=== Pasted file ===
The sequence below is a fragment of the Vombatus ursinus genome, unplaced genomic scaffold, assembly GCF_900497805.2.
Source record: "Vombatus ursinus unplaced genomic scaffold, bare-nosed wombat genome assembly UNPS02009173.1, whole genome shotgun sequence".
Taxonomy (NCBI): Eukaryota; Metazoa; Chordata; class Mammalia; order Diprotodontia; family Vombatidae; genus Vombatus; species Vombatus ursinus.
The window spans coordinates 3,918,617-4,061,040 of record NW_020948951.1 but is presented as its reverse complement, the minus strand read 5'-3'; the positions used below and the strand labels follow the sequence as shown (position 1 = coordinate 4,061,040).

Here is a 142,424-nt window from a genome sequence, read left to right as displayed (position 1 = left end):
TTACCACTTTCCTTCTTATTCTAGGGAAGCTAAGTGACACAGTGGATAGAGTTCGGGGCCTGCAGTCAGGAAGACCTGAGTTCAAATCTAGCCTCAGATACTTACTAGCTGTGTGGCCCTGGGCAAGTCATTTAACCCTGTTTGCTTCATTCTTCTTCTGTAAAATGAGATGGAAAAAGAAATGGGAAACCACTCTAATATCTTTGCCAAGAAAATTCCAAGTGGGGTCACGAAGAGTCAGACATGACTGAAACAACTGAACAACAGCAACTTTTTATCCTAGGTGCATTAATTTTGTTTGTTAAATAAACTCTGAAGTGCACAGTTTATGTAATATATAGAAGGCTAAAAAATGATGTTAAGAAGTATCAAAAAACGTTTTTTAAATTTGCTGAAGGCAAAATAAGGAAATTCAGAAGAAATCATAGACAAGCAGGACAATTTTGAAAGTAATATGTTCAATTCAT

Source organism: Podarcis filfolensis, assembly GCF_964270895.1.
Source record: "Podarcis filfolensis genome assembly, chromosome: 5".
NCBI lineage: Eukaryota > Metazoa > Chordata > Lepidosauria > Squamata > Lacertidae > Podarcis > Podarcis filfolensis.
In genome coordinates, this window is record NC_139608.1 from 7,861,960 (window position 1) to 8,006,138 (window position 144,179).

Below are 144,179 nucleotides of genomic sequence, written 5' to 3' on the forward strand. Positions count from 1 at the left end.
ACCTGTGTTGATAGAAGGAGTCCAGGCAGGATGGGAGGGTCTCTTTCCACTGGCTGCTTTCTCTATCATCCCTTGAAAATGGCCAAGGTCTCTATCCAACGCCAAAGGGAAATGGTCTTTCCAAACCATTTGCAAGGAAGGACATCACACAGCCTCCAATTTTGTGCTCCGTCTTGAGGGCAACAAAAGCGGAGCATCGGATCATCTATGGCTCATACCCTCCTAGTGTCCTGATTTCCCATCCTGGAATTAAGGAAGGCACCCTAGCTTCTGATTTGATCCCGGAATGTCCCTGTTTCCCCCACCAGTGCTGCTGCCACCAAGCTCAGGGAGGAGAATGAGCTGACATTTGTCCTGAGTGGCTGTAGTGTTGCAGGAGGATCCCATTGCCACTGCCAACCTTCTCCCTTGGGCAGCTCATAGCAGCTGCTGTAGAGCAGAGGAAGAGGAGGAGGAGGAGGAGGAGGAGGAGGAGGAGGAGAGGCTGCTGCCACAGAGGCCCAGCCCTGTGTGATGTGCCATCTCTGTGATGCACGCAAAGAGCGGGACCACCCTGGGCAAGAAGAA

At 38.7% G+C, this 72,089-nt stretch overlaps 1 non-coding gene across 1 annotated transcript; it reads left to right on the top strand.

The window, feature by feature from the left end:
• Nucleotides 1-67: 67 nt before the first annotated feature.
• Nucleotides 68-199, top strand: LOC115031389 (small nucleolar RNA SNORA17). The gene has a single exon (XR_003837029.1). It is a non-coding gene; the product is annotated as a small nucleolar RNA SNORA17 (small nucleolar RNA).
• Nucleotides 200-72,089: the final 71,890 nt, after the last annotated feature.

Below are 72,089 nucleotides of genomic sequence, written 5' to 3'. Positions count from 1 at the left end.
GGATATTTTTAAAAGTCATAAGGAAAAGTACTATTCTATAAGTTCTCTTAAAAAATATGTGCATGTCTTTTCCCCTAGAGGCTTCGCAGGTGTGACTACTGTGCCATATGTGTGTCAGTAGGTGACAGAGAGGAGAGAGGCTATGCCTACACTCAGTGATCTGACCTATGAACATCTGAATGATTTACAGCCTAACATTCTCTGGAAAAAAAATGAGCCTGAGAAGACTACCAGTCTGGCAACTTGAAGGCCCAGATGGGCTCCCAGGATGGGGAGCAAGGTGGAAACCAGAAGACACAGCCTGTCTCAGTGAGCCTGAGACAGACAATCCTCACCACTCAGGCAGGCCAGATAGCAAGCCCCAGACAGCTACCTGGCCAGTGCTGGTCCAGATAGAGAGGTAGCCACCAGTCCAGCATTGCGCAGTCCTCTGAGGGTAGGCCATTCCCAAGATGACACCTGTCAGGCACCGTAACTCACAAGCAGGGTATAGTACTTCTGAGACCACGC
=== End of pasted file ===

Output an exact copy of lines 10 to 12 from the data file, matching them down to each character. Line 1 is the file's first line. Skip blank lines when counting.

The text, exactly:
In genome coordinates, this window is record NC_139608.1 from 7,861,960 (window position 1) to 8,006,138 (window position 144,179).

Below are 144,179 nucleotides of genomic sequence, written 5' to 3' on the forward strand. Positions count from 1 at the left end.
ACCTGTGTTGATAGAAGGAGTCCAGGCAGGATGGGAGGGTCTCTTTCCACTGGCTGCTTTCTCTATCATCCCTTGAAAATGGCCAAGGTCTCTATCCAACGCCAAAGGGAAATGGTCTTTCCAAACCATTTGCAAGGAAGGACATCACACAGCCTCCAATTTTGTGCTCCGTCTTGAGGGCAACAAAAGCGGAGCATCGGATCATCTATGGCTCATACCCTCCTAGTGTCCTGATTTCCCATCCTGGAATTAAGGAAGGCACCCTAGCTTCTGATTTGATCCCGGAATGTCCCTGTTTCCCCCACCAGTGCTGCTGCCACCAAGCTCAGGGAGGAGAATGAGCTGACATTTGTCCTGAGTGGCTGTAGTGTTGCAGGAGGATCCCATTGCCACTGCCAACCTTCTCCCTTGGGCAGCTCATAGCAGCTGCTGTAGAGCAGAGGAAGAGGAGGAGGAGGAGGAGGAGGAGGAGGAGGAGGAGAGGCTGCTGCCACAGAGGCCCAGCCCTGTGTGATGTGCCATCTCTGTGATGCACGCAAAGAGCGGGACCACCCTGGGCAAGAAGAA